Ball4Tris fund raises for cancer-stricken, altruistic St. Raymond alum

Tristan Dillon (c.) posesed with Justin Dillon (l.) and Steve Pierre Saint right at the Ball4Tris event at St. Raymond last weekend.
Photo by Laura Amato

Steve Pierre Saint had to do something.

Anything.

He couldn’t sit still. Not anymore

So, Pierre Saint made some calls. He cleared his schedule. He booked the gym and organized the first-ever “Ball4Tris” event last weekend at St. Raymond High School. It’s goal was to raise money for the medial bills of his former Ravens hoops teammate Tristan Dillon who had been diagnosed with colon cancer in May.

“Originally we wanted to bring everybody out, the alumni at St. Raymond’s and the original motive was like a reunion,” said Pierre Saint, who graduated from St. Ray’s in 2010. “Then we found out our brother was diagnosed with cancer, so this was an extra push for us and extra motivation to keep things pushing further.”

The event, held over two afternoons on July 25 and 26 brought together nearly 80 of the school’s basketball alumni and friends of Dillon. The event raised more than $1,300. Further help can be given through a GoFundMe account called Tristan’s Fight Against Cancer that is at close to $5,000.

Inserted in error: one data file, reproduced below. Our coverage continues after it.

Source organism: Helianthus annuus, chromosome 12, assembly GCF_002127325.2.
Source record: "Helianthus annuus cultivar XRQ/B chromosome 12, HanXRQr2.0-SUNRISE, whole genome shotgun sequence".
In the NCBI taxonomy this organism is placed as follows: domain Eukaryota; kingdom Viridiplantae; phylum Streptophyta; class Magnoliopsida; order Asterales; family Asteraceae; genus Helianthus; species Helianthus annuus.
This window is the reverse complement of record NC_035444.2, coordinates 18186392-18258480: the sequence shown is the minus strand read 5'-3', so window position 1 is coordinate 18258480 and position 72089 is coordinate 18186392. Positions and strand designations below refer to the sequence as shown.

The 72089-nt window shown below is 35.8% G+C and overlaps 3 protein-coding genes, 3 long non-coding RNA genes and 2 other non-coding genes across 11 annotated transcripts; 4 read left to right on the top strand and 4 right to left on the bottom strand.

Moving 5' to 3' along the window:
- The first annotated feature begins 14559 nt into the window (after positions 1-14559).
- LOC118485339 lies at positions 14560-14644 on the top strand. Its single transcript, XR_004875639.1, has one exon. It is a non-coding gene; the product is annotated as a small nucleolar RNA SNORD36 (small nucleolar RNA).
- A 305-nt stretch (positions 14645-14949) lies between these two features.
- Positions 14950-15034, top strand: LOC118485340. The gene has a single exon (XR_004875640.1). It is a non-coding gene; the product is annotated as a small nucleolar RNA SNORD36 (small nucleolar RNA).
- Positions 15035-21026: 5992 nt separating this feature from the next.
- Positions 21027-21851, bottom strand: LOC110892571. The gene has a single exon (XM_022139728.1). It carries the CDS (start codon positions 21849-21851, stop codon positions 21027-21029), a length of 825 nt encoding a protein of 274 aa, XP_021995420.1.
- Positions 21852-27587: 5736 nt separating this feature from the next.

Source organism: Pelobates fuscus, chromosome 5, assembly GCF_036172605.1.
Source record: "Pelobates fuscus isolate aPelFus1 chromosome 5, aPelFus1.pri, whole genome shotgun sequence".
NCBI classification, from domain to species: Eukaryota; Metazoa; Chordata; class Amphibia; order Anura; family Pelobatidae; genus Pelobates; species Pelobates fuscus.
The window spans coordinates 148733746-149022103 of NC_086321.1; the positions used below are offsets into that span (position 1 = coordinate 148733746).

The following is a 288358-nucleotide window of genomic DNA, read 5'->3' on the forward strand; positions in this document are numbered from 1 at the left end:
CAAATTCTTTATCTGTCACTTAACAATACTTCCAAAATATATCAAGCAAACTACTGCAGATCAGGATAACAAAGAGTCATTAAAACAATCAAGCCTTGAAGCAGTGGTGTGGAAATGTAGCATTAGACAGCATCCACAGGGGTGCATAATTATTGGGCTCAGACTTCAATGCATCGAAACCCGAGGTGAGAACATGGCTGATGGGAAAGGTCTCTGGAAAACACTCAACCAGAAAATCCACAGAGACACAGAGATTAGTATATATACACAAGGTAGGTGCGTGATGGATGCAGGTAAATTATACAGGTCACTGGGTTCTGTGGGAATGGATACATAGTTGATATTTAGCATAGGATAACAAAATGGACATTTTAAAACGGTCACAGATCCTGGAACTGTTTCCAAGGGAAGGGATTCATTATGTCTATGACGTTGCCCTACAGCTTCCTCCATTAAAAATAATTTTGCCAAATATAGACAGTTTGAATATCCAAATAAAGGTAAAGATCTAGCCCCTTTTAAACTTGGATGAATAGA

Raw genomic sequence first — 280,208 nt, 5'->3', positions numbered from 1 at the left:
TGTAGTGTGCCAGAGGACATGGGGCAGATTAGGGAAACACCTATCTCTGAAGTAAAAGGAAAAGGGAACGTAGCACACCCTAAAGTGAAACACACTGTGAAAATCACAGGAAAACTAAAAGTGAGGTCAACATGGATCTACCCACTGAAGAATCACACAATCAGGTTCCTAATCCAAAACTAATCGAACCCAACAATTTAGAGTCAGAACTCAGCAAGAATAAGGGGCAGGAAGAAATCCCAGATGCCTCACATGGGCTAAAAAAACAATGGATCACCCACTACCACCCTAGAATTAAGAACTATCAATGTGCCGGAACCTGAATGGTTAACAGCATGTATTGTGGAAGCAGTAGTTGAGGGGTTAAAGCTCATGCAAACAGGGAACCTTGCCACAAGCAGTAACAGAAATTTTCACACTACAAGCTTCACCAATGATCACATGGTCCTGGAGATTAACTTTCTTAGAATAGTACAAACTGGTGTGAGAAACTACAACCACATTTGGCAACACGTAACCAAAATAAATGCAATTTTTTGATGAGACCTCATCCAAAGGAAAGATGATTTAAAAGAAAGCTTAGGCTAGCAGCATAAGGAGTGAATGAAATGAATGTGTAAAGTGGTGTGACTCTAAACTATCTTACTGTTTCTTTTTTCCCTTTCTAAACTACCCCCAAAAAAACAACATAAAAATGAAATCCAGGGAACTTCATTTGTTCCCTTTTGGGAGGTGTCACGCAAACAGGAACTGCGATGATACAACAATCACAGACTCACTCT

There were trophies to be won and some glory to be claimed, but in the end, it was all about Dillon.

For his part, Dillon was more than a little overwhelmed by the entire weekend. The 22-year-old Bronx native called the four years he spent at St. Raymond the greatest of his life, adding that he was surprised by the turnout the event drew.

“I was very shocked, I didn’t think I deserved such a big honor like this,” Dillon said. “I didn’t think it was going to be this big. But I definitely thank God for the turnout.”

It hasn’t been an easy road for Dillon since his diagnosis.

He spends two and a half hours at Sloan Kettering Hospital for chemotherapy treatment every two weeks and goes home with a bag attached to his side for two more days to continue the treatment at home.

But still, he says cancer has not been his darkest moment. Instead, cancer has opened Dillon’s eyes to the world and he has also was compelled to do something just like Pierre Saint.

Dillon created his own non-profit organization, “No Battle Should Be Fought Alone,” shortly after he was diagnosed. It raises money for fellow patients who don’t have as much support as he does and donates to St. Jude’s Children’s Hospital and the American Cancer Society with the sale of custom-made t-shirts. They were able to be purchase at the Ball4Tris event.

“I would never say cancer is my lowest moment,” he said. “Cancer has kind of been my greatest moment. I know that might sound weird, but my vision was blurry to life and cancer definitely made me get 20/20 vision.”

There was, eventually, a tournament winner. This was, after all, a competition and it’s nearly impossible for former high school standouts to turn that off.

But it was also about more than that. It was about doing something.

“St. Raymond’s is very community oriented, family oriented. So I wasn’t surprised to see the people come out,” Pierre Saint said. “I’m pretty amazed. I’m proud of the family. I’m proud of Tristan. He’s just keeping the fight up.”

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